Day 2: They offer me a discount to keep my Nanodegree subscription. I decline and reiterate that I just want to cancel.
Day 3: Unprompted, they send me the same generic email as before, stating that I’ll likely hear back from them within two days.
Day 4: Again, they send me the same generic email.
Day 5: Finally, they confirm the cancellation of my free trial.
In total, it took five days and six emails for my cancellation to go through. And that’s because I responded immediately. If I’d waited the next day, it might have taken a week, like it did for a colleague of mine, and I would have been charged.
Udacity chose to replace quick, automatic cancellations with slow, manual ones in an attempt to retain learners through inconvenience
It’s now been over a month since Udacity started offering one-month free trials. So naturally, many learners are trying to cancel their subscription, only to discover it’s not as easy as expected. Some have taken to social media to voice their frustration.
I like Udacity but their latest practice is very shady. It used to be easy to cancel the nanodegree on their site. Now they force you to send an email, which doesn’t get replied to within days. So you have to CALL and explain why.
I'm not sure why companies continue to insist on these disgustingly clever practices to force customers to stick with their products. @udacity why do you have a cancellation button and make me go through the motions and then ask me to chat with someone to cancel?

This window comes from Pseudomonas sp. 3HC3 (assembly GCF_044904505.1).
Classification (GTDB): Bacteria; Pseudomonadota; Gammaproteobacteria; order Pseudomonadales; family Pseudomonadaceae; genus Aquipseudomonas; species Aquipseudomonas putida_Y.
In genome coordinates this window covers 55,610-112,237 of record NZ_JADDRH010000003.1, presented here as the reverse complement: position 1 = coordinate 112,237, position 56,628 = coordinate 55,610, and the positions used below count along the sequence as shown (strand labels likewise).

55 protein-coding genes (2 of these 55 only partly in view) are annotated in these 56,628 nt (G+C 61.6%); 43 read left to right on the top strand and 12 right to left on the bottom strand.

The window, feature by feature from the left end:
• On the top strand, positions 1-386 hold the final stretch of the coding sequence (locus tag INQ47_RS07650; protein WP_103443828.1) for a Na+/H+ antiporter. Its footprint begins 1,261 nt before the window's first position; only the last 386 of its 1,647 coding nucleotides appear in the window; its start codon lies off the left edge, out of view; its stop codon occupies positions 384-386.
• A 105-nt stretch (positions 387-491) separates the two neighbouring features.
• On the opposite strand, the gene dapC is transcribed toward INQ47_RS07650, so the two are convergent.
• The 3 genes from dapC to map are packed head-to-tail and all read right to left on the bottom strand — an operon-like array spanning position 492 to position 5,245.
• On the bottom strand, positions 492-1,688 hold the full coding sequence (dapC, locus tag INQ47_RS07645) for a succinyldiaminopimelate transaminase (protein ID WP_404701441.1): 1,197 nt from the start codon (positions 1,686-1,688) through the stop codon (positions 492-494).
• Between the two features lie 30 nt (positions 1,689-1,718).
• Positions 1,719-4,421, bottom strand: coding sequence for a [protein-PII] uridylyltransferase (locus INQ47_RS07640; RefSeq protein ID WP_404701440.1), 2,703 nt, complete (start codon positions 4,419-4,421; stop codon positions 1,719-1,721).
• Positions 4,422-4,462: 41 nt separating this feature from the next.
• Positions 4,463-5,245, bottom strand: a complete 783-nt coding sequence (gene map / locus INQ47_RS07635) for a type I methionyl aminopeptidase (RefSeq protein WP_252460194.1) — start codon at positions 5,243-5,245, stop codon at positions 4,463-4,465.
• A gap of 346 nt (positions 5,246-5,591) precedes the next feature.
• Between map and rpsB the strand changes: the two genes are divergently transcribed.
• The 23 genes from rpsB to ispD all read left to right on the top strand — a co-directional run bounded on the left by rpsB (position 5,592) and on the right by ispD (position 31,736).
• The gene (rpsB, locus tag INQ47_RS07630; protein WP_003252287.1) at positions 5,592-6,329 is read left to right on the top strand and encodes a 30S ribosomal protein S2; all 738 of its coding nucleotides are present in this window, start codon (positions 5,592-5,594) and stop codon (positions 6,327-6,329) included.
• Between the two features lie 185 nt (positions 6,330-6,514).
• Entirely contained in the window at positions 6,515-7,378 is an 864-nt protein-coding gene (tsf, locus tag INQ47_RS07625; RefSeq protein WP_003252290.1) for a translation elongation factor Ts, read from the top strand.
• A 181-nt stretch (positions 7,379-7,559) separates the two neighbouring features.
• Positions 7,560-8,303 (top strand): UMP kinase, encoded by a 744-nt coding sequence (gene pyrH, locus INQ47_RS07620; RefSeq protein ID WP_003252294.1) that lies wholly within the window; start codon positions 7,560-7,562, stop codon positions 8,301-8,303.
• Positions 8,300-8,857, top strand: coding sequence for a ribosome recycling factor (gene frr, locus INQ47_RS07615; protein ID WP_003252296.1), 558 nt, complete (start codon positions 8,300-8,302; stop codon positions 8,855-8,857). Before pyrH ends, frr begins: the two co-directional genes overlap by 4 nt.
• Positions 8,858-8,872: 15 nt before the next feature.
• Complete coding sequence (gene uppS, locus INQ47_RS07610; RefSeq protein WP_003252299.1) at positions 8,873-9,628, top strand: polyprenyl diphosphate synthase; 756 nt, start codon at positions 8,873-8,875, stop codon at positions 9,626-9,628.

@udacity when it comes to payment, you have option to Pay seamlessly, change payment method seamlessly, but to cancel an auto-renewal we gotta send a message to a bot and hope it gets picked up by a human eventually. Dark patterns at its best
I think that the dominant feeling across these posts is incredulity: incredulity at the fact that, at some point, Udacity chose to replace quick, automatic cancellations with slow, manual ones in an attempt to retain learners through inconvenience — an issue compounded by the ongoing pandemic and the resulting economic distress.
So @udacity lures you with a free month offer and then makes it impossible to cancel. To cancel you have to call a number which asks you to email support. The support replies to ask you to call or chat. On the chat someone quizzes you why are you canceling! @dhh@DoNotPayLaw
Cancel Early: For some learners, including one of my colleagues, the cancellation process took over a week. So take that into account when deciding when to cancel.
Deauthorize PayPal: If you registered using PayPal, go to PayPal’s website, log into your account, access the settings, open the Payments tab, click on Manage your Automatic Payments, and remove Udacity as a pre-approved merchant.
Call Udacity: If you’re short of time, try to call Udacity to cancel. Here’s their phone number: (+1) 888-908-2859. Keep in mind that charges may apply.
If all else fails and you’re unduly charged, ask Udacity for a refund: if you cancelled your free trial in time, you should get one, although it might take several weeks to arrive. If solving things amicably is not an option anymore, consider filing a dispute with your credit card issuer, your bank, or PayPal.